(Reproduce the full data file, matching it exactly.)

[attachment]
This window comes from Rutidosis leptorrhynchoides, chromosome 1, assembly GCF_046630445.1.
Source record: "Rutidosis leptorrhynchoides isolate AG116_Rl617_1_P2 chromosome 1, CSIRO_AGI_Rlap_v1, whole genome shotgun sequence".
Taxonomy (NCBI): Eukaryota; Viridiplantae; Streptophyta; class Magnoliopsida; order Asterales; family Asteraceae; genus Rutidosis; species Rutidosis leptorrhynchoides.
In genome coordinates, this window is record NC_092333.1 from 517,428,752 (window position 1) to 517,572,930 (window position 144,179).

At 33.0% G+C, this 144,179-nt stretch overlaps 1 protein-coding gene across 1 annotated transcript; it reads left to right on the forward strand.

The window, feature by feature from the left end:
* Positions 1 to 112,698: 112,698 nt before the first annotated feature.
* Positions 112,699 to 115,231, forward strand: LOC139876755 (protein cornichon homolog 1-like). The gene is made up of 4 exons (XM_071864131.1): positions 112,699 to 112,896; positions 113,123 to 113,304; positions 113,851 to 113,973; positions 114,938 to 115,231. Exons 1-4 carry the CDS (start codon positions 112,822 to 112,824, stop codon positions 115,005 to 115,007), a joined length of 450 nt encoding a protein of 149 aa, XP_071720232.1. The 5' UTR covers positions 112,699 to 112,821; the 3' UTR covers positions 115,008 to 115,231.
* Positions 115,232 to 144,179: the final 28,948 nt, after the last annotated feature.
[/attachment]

This window comes from Rutidosis leptorrhynchoides, chromosome 1, assembly GCF_046630445.1.
Source record: "Rutidosis leptorrhynchoides isolate AG116_Rl617_1_P2 chromosome 1, CSIRO_AGI_Rlap_v1, whole genome shotgun sequence".
Taxonomy (NCBI): Eukaryota; Viridiplantae; Streptophyta; class Magnoliopsida; order Asterales; family Asteraceae; genus Rutidosis; species Rutidosis leptorrhynchoides.
In genome coordinates, this window is record NC_092333.1 from 517,428,752 (window position 1) to 517,572,930 (window position 144,179).

At 33.0% G+C, this 144,179-nt stretch overlaps 1 protein-coding gene across 1 annotated transcript; it reads left to right on the forward strand.

The window, feature by feature from the left end:
* Positions 1 to 112,698: 112,698 nt before the first annotated feature.
* Positions 112,699 to 115,231, forward strand: LOC139876755 (protein cornichon homolog 1-like). The gene is made up of 4 exons (XM_071864131.1): positions 112,699 to 112,896; positions 113,123 to 113,304; positions 113,851 to 113,973; positions 114,938 to 115,231. Exons 1-4 carry the CDS (start codon positions 112,822 to 112,824, stop codon positions 115,005 to 115,007), a joined length of 450 nt encoding a protein of 149 aa, XP_071720232.1. The 5' UTR covers positions 112,699 to 112,821; the 3' UTR covers positions 115,008 to 115,231.
* Positions 115,232 to 144,179: the final 28,948 nt, after the last annotated feature.